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uncle duke

Drying fresh cut willow

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I couldn't find much about violin makers drying fresh cut willow wood.  I've read black willow can have 120% water while green.  Any ideas or opinions about drying the wood please.  I was thinking use the hot attic/cold attic drying for a few years.

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120% water? Hmmmmm. As my great grandma told me..."paper never refused ink"

My very best advice is to seal the ends, keep air circulating around fresh cut wood, the more the better, the longer the better, less important is added heat, I had some checking on my silver maple stored outside last year in below zero F temps. water moves....if the air is not moving the water will stagnate and lead to mold growth. I did not get any real checking on my willow blocks, it's pretty soft wood, might not be a big issue.

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All the wood I've ever seen stacked to dry (for various uses) has been 'layered' with lots of air space between layers.  Would willow be any different from any other wood?

 

And I don't get the 120% moisture either.  100% water is pure water...how do you go up from there? :wacko:

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All the wood I've ever seen stacked to dry (for various uses) has been 'layered' with lots of air space between layers.  Would willow be any different from any other wood?

 

And I don't get the 120% moisture either.  100% water is pure water...how do you go up from there? :wacko:

 

The high moisture content numbers are what made me post here- that is a lot of water.  So I tried finding where I found the high moisture reading from before- found another at 138 or 139% mc for greenwood.

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I couldn't find much about violin makers drying fresh cut willow wood.  I've read black willow can have 120% water while green.  Any ideas or opinions about drying the wood please.  I was thinking use the hot attic/cold attic drying for a few years.

Hi, the attic is probably the best place to season wood. The old woodworkers used the attic of their workshop with one end open to let air in.

 If you have plenty of wood  and prepared to lose a couple of inches at each end it is better to season the wood with the ends unsealed. The wood seasons a lot quicker and a lot better.

The biggest problem with willow is that the woodworms line up to get into it! The smallest amount of moisture and they get in!

If you keep your willow in a light dry place where there are a few spiders, the woodworm is less likely to get at it!

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The high moisture content numbers are what made me post here- that is a lot of water.  So I tried finding where I found the high moisture reading from before- found another at 138 or 139% mc for greenwood.

That would mean that 138% of the total weight of the wood is due to water content. Which would result in wood with negative weight once it has dried. ;)

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I started with "drying black willow for lumber" and found a few pages of different species of wood.

 

I'm out of good block wood Mr. Molnar and a neighbor just lost a good sized limb from the willow tree, just wondering "what if"- it's only 40 ft from my driveway.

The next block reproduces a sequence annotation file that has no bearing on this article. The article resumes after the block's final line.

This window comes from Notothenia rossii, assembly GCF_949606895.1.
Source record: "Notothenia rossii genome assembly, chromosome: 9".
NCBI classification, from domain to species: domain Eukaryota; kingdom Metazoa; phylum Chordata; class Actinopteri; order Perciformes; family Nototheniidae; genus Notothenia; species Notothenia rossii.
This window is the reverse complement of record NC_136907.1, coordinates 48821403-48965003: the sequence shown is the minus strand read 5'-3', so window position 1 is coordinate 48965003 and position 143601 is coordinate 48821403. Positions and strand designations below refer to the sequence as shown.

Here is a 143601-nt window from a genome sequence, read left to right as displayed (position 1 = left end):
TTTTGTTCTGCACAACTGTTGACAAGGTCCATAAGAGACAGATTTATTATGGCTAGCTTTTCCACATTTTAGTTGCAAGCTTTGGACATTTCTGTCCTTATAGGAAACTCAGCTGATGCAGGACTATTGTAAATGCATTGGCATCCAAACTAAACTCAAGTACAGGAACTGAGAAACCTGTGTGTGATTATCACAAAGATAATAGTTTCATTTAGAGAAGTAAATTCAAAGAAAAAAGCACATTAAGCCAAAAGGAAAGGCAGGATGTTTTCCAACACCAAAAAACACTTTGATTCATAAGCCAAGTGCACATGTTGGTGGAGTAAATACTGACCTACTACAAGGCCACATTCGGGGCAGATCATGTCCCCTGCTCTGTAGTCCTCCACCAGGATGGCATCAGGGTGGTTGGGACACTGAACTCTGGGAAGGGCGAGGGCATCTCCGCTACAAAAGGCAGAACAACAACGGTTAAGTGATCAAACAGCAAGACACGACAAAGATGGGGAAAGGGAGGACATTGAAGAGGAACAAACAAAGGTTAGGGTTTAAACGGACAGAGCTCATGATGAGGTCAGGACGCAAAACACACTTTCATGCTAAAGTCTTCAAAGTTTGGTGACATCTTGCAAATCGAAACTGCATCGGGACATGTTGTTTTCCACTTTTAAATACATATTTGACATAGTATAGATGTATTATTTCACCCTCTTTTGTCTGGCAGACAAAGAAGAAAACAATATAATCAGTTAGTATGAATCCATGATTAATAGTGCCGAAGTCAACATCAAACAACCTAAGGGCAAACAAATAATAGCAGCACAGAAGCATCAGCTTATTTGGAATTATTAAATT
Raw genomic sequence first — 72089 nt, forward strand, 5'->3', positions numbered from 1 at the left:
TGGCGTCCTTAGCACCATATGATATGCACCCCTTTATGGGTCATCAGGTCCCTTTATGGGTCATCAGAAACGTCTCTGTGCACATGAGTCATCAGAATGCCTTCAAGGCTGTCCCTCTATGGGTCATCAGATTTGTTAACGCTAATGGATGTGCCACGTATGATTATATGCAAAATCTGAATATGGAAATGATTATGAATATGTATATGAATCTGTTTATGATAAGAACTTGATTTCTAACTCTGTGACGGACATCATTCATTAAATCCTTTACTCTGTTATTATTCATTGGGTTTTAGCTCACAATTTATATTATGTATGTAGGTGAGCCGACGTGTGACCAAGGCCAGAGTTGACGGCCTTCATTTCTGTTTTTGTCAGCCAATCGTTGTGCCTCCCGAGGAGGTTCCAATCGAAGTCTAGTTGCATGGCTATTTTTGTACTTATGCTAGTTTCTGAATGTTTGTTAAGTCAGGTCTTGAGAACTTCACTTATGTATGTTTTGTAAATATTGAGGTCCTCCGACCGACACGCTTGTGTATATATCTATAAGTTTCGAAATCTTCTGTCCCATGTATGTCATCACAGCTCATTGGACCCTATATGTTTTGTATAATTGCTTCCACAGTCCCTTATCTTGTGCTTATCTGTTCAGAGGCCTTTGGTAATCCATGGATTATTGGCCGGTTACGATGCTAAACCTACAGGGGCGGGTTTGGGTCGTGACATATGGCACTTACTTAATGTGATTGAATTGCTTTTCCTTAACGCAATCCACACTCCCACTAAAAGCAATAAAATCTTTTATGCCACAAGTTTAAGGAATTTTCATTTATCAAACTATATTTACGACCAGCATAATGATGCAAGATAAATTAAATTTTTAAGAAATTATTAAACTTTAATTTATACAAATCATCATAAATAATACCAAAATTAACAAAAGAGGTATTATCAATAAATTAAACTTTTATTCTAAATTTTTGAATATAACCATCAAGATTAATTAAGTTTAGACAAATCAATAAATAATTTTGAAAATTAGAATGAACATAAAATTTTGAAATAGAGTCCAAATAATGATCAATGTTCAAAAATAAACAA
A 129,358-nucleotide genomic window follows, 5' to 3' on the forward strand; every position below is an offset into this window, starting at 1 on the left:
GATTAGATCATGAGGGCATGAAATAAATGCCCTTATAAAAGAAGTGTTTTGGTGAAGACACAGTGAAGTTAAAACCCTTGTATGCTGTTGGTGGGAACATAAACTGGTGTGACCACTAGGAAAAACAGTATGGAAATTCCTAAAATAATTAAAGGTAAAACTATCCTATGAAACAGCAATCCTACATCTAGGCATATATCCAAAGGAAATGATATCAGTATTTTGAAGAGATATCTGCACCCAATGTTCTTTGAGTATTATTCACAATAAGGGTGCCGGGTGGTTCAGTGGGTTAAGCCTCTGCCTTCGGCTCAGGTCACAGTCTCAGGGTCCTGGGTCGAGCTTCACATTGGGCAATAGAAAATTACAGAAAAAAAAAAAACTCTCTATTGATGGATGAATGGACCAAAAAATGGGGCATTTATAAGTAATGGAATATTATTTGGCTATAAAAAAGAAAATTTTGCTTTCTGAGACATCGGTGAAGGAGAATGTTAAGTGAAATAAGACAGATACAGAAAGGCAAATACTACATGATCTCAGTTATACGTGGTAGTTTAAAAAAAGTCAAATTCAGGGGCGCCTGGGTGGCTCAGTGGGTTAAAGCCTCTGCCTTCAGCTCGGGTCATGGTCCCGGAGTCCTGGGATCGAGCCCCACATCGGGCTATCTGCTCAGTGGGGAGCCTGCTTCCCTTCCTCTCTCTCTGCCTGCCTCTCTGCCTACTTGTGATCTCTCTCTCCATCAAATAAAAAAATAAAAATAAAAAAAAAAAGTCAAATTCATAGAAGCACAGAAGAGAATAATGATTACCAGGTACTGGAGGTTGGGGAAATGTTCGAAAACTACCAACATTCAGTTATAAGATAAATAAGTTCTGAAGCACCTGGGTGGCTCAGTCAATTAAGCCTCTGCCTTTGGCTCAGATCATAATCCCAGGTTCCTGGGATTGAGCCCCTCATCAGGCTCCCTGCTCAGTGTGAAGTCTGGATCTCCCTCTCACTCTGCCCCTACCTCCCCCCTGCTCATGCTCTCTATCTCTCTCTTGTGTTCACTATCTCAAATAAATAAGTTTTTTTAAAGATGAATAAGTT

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That would mean that 138% of the total weight of the wood is due to water content. Which would result in wood with negative weight once it has dried. ;)

Prepared the right way that stuff could work for a violin, right?  I have seen a few neck blocks recently, PeterKG  I think.

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Thanks , that I can wrap my head around... puts willow at 120% Dry basis ...to 55% wet basis ... meaning 55% of the weight of a fresh cut willow being water if I am interpreting the graph correctly ...... easily believable...

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I started with "drying black willow for lumber" and found a few pages of different species of wood.

 

I'm out of good block wood Mr. Molnar and a neighbor just lost a good sized limb from the willow tree, just wondering "what if"- it's only 40 ft from my driveway.

You don't need much for a life-time supply. Let it dry out in your shop then measure its density and see if that is good enough for you.

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"% water" is a vague unit, depending if you are talking about the percent by weight or percent by volume.  Violin wood (except for ebony), and wood in general, has a lower bulk density than pure water (that's why wood, unless it is absolutely soaked, floats on water), meaning for the same bulk volume of wood and water, the water will weigh more.  Dry wood contains lots of air spaces (is very porous), and when the wood is still green, most of the pores are filled with water, and in addition, there is water that adheres to the surface of the wood (green wood feels damp to the hand).  Also, the temperature at which the moisture content is measured affects the measurement, so a good piece of data always specifies what was the drying temperature. "Air-drying" is affected by the relative humidity;  drying at higher temperatures drives off more water, resulting in a higher percentage of water based on the weight of the dry wood.   I hope this helps.

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Most wood technical and engineering books describe wood moisture content as the percentage (by weight) of the wood which is composed of water. It is based on the weight of a sample, versus what that sample weighs when oven-dry.